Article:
I look forward to every episode of No Slander, a podcast by poets Greg Purcell and Ish Klein. It’s sort of like Car Talk with Click and Clack on NPR, but for poetry nerds.
Although the lyric is hard to pin down, it is clear that it would be rash to simply abandon such a rich and potentially transformative reservoir. I think that in We Are Pharaoh lyric language is often in conflict with itself. Conflict is in any case structured into the language of an epoch that pitches itself toward disaster even as survival (the preservation of both one’s life and one’s way of life) is held up as its foremost priority. The book’s particular forces and concerns attempt to mirror this logic. Units of sonic and imagistic intensity are either disparately constellated or constrained by formal logics and the logic of micro-narratives, initiating a struggle between erotics and necrosis, figures and their dissolution, or, alternatively, suggesting a desire for style as transformation, seeing as worlding.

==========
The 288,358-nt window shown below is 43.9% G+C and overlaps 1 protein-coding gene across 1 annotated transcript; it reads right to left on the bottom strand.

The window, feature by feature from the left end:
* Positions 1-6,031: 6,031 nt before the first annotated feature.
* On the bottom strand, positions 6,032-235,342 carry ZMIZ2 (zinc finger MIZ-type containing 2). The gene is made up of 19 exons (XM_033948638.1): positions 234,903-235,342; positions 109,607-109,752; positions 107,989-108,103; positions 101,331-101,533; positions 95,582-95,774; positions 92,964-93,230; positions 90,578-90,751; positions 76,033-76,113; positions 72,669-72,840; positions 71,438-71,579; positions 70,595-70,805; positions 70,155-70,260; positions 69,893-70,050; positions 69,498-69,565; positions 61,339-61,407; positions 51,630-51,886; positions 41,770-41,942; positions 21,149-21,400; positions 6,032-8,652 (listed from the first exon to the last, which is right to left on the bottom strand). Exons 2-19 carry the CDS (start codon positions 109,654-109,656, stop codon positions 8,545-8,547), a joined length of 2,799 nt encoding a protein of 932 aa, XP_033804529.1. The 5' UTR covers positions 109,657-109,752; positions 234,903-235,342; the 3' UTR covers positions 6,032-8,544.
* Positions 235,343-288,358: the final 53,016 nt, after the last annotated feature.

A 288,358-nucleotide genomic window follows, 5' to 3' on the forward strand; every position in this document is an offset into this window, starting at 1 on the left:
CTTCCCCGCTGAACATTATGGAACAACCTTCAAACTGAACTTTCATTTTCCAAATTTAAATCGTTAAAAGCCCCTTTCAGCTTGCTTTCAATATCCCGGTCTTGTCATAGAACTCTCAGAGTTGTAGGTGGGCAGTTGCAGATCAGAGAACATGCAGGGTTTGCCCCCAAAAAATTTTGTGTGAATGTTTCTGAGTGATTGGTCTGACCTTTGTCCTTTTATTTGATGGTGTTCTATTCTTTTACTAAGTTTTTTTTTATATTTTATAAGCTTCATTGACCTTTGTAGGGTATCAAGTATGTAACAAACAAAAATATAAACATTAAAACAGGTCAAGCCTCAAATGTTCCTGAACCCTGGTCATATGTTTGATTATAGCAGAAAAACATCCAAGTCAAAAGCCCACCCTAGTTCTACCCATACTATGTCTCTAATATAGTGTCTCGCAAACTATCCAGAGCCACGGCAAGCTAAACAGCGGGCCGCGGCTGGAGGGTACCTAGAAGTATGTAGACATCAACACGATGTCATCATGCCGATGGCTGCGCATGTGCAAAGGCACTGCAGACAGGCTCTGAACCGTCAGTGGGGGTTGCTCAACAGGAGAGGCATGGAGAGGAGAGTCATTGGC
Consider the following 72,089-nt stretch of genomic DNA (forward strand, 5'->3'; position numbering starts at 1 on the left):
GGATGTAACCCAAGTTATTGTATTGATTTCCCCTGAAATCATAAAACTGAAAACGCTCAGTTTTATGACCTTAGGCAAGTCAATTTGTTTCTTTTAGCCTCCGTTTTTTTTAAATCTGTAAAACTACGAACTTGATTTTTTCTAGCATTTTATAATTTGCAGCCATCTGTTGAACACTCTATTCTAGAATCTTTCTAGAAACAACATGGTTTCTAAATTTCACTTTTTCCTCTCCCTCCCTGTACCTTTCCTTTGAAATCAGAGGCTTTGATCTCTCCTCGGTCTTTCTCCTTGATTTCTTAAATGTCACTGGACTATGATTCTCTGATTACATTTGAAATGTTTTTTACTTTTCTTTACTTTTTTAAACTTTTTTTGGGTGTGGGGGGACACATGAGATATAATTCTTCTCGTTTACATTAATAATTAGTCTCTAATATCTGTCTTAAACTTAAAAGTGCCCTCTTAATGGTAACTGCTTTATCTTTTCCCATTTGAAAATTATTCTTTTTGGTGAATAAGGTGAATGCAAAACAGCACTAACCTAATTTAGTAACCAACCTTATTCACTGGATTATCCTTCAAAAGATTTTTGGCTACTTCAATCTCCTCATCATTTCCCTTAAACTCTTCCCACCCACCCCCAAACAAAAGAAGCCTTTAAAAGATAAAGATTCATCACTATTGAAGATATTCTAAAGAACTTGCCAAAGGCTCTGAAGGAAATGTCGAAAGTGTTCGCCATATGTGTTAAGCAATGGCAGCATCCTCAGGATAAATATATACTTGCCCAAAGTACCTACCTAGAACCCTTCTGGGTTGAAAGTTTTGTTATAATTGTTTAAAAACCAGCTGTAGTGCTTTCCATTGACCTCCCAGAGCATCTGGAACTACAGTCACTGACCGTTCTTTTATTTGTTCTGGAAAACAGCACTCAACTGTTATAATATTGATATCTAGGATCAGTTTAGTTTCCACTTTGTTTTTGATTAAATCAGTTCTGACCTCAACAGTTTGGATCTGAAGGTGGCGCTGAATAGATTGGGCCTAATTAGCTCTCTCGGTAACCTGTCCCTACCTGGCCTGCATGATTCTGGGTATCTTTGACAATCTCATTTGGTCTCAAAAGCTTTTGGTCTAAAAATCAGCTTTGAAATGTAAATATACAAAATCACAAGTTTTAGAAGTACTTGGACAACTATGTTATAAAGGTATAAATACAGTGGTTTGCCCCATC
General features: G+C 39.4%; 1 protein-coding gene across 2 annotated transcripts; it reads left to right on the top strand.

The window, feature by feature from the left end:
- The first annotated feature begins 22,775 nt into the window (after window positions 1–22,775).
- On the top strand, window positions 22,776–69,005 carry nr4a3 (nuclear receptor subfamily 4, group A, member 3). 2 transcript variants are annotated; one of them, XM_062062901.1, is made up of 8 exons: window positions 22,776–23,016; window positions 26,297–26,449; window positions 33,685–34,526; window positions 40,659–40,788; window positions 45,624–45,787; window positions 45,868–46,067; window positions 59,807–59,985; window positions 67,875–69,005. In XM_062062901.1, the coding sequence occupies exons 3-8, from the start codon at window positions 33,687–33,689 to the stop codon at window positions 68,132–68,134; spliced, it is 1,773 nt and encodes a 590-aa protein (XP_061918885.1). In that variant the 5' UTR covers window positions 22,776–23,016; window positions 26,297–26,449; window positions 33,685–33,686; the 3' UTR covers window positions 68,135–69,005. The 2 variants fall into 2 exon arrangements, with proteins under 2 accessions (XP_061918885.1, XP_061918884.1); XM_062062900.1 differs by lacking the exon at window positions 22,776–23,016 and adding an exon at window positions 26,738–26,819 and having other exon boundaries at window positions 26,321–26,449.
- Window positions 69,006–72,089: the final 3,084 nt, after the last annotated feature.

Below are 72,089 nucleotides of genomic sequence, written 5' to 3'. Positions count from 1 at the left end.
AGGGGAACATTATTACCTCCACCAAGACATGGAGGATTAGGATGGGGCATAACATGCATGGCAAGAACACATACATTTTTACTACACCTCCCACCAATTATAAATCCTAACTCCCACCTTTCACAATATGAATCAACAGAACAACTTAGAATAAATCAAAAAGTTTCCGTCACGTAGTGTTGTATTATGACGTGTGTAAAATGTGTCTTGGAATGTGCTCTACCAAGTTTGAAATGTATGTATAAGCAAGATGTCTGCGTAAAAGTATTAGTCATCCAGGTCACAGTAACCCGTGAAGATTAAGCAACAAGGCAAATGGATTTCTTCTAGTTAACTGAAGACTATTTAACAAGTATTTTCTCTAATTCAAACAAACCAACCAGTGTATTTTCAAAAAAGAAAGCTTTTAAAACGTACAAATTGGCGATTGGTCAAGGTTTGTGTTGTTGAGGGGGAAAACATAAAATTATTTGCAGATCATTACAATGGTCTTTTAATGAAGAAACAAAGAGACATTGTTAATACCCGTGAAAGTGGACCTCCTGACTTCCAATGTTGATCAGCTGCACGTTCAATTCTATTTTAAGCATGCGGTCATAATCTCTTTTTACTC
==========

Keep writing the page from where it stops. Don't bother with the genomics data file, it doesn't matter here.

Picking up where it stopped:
We Are Pharaoh is the third collection I’ve read from Canarium Books. Each one has been amazing. They feel idiosyncratic in every way. I also recommend Moving Day by Ish Klein and The Wasteland and Other Poems by John Beer. Canarium just released its publication schedule into 2013, including Anthony Madrid’s first book.
Do you know Greying Ghost? I feel like editor Carl Annarummo is probably an android sent from the future to provide the world with an insane proliferation of perfectly constructed, painstakingly singular chapbooks and pamphlets. Seriously, the only way he could publish so many rad writers is if he had a brain like a supercomputer and the nimble fingers of Data from Star Trek.
The people at Augury Books are quietly doing wonderful things, publishing an eclectic series of poems on their web site. The mix of new and established writers is rad. And their taste in poems is weird and engaging. I think they are also releasing their first book sometime next year, but don’t quote me on that.